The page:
business modelsDigitaleBooksfuture of publishing

who needs publishers?

A quick heads-up for anyone who’s not yet seen Sara Lloyd’s excellent piece for US-based library journal, Library Trends, called A Book Publisher’s Manifesto for the 21st Century, on how traditional publishers need to adapt to the new media economy – something we’re always banging on about on this blog. The whole article is now available as a PDF. Here’s a short extract:

Print sales are falling. According to the National Endowment for the Arts’ 2007 report To Read or Not to Read both reading standards and voluntary reading rates of traditional print material amongst young people are falling. Textbook publishers are fighting for sales; campaigning to alert students to the necessity of using their products. Hardback fiction has almost gone the way of the dinosaur. The open access debate rages on. Publishers and retailers have consolidated. More and more books are produced, but there is less and less choice on the high street. Leisure time is transferring away from books and reading, away from television even, to the Web; to social networking sites, blogs, instant messaging, video and music file sharing sites. The attention economy is shrinking, fast. Academic research is – for many students – all about search. Let’s face it, for most students, actually, it’s all about Google. Who needs books anymore? More to the point, who needs publishers?
In an ‘always on’ world in which everything is increasingly digital, where content is increasingly fragmented and ‘bite-sized’, where ‘prosumers’ merge the traditionally disparate roles of producer and consumer, where search replaces the library and where multimedia mash-ups – not text – holds the attraction for the digital natives who are growing up fast into the mass market of tomorrow, what role do publishers still have to play and how will they have to evolve to hold on to a continuing role in the writing and reading culture of the future? Will there even be a writing and reading culture as we know it, tomorrow? Is the publishing industry acting fast enough and working creatively enough to adapt to the new information and leisure economies?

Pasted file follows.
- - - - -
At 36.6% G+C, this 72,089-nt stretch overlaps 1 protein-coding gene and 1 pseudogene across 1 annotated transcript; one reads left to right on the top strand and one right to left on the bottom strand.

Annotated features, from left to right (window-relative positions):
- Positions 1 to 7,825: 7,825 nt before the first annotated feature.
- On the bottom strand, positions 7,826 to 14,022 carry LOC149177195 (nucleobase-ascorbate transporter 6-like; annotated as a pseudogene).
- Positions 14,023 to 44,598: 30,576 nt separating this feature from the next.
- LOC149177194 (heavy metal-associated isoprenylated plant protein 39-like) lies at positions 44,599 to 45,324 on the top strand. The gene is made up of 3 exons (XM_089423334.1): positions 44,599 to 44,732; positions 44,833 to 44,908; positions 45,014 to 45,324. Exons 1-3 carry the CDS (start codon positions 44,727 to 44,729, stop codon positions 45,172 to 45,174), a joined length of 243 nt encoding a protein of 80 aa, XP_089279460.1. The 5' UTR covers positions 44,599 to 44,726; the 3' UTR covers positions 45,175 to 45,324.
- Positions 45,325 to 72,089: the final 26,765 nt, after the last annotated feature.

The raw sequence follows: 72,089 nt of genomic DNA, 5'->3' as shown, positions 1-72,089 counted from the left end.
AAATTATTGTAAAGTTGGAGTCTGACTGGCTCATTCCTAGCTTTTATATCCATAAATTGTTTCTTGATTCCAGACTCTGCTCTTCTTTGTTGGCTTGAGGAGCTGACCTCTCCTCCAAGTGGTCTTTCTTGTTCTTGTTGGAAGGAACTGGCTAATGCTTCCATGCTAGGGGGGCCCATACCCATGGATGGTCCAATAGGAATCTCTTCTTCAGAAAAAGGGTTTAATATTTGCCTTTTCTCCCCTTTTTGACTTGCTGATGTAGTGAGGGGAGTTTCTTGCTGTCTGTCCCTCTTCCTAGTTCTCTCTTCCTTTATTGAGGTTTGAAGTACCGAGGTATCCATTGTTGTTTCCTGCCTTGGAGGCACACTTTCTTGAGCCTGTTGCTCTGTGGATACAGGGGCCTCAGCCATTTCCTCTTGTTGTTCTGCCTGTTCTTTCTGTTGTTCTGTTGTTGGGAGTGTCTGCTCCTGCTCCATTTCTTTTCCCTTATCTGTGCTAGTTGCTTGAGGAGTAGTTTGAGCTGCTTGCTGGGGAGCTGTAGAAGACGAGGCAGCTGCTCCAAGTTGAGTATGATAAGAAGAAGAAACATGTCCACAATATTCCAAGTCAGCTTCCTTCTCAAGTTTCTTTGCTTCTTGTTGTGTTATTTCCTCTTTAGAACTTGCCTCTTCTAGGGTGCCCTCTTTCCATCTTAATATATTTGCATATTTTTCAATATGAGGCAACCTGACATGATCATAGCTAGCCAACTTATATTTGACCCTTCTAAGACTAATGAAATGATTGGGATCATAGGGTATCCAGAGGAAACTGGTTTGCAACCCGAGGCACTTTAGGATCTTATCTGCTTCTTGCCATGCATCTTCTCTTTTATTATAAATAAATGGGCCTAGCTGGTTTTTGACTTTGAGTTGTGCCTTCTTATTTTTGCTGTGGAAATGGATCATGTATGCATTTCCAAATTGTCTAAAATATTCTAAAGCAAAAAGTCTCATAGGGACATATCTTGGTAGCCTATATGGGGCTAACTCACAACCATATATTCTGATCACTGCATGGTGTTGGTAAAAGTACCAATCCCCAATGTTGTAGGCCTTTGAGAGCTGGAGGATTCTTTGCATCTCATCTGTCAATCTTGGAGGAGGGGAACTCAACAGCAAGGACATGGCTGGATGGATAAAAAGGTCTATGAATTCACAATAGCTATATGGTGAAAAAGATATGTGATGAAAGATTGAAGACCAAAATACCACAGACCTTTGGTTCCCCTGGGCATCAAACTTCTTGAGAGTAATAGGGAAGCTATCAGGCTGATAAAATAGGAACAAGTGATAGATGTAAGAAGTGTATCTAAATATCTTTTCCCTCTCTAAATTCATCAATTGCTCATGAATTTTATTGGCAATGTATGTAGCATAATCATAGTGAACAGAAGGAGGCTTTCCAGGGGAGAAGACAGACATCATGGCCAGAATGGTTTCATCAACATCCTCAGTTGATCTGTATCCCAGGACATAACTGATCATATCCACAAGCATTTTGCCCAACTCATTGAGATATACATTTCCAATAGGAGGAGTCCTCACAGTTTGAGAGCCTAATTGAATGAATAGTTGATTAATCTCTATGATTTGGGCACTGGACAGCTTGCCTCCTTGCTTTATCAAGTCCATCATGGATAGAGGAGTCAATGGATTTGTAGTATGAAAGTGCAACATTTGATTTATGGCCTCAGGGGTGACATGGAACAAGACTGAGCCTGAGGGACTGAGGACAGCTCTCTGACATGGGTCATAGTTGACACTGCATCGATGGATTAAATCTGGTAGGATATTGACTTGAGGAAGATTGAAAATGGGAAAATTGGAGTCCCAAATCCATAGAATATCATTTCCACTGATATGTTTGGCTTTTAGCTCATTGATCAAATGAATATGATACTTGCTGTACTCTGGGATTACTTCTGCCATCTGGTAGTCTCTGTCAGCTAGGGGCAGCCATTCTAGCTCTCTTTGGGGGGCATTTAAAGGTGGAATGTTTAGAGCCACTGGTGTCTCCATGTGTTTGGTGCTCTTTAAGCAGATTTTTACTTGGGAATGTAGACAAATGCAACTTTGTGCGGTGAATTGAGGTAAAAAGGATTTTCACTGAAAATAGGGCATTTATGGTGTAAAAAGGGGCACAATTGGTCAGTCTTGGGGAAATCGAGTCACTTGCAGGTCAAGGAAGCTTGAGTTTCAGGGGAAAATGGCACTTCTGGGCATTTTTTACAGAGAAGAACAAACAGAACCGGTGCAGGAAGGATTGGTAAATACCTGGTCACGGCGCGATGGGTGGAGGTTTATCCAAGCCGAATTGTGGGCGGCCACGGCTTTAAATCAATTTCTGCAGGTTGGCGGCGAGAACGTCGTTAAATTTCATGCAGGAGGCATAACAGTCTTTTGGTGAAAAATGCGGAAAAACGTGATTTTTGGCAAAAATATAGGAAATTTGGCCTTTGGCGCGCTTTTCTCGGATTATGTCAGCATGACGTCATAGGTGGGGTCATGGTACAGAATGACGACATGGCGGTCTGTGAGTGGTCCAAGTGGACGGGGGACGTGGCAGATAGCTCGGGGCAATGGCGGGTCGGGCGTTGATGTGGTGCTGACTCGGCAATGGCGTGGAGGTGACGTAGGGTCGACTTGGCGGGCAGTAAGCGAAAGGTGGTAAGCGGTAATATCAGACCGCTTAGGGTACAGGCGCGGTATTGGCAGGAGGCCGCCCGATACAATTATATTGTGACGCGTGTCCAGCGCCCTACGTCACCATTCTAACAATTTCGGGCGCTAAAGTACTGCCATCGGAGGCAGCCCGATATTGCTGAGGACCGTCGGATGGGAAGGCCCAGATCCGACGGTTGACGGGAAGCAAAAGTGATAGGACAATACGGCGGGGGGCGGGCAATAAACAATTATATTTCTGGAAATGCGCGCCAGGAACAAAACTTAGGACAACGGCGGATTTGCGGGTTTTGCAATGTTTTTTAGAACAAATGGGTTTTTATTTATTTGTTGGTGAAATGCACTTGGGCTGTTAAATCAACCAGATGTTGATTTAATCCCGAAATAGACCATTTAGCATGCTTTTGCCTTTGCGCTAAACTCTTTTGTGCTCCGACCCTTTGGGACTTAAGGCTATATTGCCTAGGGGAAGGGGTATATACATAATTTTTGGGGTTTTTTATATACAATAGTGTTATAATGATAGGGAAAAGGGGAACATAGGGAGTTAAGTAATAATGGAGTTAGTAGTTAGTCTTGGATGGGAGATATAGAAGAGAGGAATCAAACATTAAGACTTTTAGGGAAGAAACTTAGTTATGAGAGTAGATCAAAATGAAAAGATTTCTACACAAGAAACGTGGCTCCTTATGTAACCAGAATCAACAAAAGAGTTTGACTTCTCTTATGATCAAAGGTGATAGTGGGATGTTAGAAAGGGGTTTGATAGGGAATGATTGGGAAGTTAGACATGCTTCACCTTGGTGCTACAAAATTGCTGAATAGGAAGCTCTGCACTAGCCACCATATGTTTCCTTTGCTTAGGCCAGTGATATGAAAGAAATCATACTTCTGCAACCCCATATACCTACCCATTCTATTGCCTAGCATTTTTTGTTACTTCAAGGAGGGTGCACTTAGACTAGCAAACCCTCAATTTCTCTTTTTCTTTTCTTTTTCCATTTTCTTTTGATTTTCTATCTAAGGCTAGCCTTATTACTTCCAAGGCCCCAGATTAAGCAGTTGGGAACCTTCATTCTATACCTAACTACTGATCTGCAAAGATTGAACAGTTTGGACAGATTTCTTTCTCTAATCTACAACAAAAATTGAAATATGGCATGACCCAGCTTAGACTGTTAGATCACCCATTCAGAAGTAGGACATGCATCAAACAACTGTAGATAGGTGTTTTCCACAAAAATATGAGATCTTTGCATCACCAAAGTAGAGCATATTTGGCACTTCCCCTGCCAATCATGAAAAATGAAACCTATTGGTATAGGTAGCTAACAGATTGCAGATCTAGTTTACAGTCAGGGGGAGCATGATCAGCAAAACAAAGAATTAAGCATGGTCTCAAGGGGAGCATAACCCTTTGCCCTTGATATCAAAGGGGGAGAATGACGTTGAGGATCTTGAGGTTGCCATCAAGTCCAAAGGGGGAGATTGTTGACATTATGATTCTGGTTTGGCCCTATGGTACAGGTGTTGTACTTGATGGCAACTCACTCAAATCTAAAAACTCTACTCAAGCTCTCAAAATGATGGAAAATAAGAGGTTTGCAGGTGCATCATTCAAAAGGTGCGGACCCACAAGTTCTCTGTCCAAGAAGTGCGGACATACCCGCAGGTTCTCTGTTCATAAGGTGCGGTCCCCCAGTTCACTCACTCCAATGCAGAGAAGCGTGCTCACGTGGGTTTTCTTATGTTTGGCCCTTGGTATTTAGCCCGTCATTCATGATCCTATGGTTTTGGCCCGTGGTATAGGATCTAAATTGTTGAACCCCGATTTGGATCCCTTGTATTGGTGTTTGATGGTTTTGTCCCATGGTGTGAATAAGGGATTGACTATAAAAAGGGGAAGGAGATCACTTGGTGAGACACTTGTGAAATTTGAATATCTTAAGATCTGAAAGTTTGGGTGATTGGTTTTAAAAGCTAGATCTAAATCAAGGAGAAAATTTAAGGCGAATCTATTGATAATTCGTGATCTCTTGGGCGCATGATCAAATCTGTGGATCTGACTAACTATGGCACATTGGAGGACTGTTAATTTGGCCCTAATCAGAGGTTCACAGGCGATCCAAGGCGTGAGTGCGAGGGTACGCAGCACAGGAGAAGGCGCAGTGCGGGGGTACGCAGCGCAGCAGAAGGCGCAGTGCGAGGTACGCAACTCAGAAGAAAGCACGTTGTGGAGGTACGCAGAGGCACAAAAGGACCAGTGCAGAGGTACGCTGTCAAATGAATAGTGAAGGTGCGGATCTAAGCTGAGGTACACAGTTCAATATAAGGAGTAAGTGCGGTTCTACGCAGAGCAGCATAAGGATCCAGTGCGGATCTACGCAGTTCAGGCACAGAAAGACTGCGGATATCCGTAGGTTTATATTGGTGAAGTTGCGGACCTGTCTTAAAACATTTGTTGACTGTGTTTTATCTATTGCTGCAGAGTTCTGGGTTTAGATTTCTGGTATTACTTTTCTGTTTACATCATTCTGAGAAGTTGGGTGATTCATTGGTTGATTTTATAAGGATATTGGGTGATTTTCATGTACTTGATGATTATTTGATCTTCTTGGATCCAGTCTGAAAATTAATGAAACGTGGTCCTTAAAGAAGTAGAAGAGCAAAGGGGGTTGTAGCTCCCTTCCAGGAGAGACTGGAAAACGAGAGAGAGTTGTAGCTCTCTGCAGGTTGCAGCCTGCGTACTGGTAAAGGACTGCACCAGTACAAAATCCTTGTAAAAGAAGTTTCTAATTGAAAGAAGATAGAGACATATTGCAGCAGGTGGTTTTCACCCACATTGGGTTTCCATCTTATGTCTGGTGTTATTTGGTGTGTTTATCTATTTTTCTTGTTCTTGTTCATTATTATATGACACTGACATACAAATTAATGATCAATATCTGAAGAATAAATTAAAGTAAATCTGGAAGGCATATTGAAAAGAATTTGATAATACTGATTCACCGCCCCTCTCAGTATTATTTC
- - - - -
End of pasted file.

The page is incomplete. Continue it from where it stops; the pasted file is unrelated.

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Jon Reed

Jon Reed is a content writer, author, screenwriter, lecturer, blogger - and the founder of Publishing Talk. He was previously a publisher for 10 years. Publishing Talk aims to help new and emerging authors write, publish and sell books. Advice is available via the blog and our masterclasses and membership programme. More...

3 thoughts on “who needs publishers?

  • I am sure you are talking about the US. In the UK, printed book sales have increased mainly due to discounting. However many of the problems you mention about limited range and in bookshops is universal. I propose this is due to fears of a recession, the literary merit of books and the celebrity cult. Fears recession I need say no more than it is motivated by commercial constraints. Asking for literary merit in children’s books is putting off readers with poor skills, the want to be entertained. Lastly, celebrity books looks like a great idea except they often are not original works. The may fill the bookshops in busts of buyers but they give no long-term future for the industry, unless it is trivia we are looking for.
    I have seen some appalling books sold just because of advertising and marketing revenues backing them. It is quality of enthralling reads, which will keep people coming to bookshops and other media.

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